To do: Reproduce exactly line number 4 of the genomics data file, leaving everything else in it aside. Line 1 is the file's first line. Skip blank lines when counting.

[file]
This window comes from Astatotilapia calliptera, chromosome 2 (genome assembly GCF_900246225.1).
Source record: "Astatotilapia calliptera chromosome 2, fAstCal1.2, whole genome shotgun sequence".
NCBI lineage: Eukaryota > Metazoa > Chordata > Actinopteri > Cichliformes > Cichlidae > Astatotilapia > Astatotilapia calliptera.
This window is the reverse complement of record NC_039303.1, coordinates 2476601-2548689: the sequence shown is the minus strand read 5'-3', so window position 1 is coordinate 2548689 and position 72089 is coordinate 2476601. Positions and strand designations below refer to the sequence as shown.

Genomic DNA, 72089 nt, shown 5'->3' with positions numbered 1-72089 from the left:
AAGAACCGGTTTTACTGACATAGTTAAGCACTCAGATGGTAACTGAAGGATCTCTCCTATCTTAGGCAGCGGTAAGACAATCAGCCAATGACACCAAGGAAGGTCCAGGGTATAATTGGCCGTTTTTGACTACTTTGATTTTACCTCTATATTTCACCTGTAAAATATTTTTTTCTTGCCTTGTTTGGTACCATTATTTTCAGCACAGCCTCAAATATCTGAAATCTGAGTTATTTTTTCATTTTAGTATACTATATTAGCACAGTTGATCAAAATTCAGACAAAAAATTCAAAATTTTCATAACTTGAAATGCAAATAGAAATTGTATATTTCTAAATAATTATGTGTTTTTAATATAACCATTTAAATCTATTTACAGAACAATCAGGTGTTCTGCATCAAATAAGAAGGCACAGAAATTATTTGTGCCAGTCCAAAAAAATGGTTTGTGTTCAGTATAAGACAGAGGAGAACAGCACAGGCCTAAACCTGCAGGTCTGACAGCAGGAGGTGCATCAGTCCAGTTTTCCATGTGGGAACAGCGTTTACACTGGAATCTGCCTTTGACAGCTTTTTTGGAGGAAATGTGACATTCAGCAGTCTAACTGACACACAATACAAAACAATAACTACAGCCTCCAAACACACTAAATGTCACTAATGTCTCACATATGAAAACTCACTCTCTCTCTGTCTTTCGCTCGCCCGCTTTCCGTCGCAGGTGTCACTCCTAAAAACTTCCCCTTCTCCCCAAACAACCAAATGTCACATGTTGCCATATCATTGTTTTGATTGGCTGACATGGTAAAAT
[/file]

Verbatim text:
This window is the reverse complement of record NC_039303.1, coordinates 2476601-2548689: the sequence shown is the minus strand read 5'-3', so window position 1 is coordinate 2548689 and position 72089 is coordinate 2476601. Positions and strand designations below refer to the sequence as shown.